The sailing ship Tory dropped anchor in Queen Charlotte Sound to pick up fresh water, food and wood before proceeding to Port Nicholson (Wellington Harbour). On board were representatives of the New Zealand Company, sent to smooth the way for organised settlement.
Their objectives were threefold: purchase land, acquire information about the country, and prepare settlements for the emigrants the Company was recruiting.
The party was led by Colonel William Wakefield, brother of the Company’s leading figure, E.G. Wakefield. He was joined by his brother’s son, E.J. Wakefield, naturalist Ernst Dieffenbach, draughtsman Charles Heaphy and interpreter Nahiti, a young Māori who had been conned by a whaling captain into working his passage to France. Dr John Dorset had been appointed as Colonial Surgeon and Captain Edward Main Chaffers was the ship’s master.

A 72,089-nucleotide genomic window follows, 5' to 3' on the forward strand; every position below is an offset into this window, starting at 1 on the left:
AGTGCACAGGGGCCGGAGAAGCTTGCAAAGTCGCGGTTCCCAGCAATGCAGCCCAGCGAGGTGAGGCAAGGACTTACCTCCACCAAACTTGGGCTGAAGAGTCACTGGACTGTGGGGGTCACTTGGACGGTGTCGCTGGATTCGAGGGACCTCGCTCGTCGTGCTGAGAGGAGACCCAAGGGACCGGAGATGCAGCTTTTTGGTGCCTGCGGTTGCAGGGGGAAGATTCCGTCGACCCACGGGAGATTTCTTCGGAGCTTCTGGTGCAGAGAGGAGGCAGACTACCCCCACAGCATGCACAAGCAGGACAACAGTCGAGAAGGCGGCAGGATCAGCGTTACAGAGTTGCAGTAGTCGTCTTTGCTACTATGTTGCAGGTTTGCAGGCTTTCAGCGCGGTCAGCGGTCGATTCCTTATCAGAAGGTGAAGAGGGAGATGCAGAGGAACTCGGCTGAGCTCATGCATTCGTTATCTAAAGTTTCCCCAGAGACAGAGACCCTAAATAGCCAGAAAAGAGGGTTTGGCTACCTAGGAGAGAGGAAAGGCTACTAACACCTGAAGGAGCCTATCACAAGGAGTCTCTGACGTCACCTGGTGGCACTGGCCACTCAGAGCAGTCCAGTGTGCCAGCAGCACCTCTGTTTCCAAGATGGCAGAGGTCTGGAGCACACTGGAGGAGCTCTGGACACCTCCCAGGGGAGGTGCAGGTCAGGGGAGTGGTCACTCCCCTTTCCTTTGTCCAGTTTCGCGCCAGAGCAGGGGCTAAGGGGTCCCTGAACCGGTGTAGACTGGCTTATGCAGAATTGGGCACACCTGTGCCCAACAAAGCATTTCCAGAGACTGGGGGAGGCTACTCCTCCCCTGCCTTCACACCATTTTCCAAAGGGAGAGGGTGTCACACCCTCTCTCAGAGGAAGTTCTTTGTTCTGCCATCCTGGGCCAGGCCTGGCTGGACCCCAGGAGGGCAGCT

With the voyage to New Zealand in mind, the Company had purchased the Tory from Joseph Somes, deputy director of the Company, in late 1838. The ship’s name, which now graces the channel that forms part of the ferry route between Wellington and Picton, expressed Somes’ political leanings.
The Tory made the journey to New Zealand in just 96 days. Haste was important as the Company intended to send its first ships with settlers to New Zealand before receiving confirmation that the expedition had been successful. The New Zealand Company migrant ship, the Aurora, arrived in Wellington Harbour on 21 January 1840.
Image: New Zealand Company poster (Te Ara)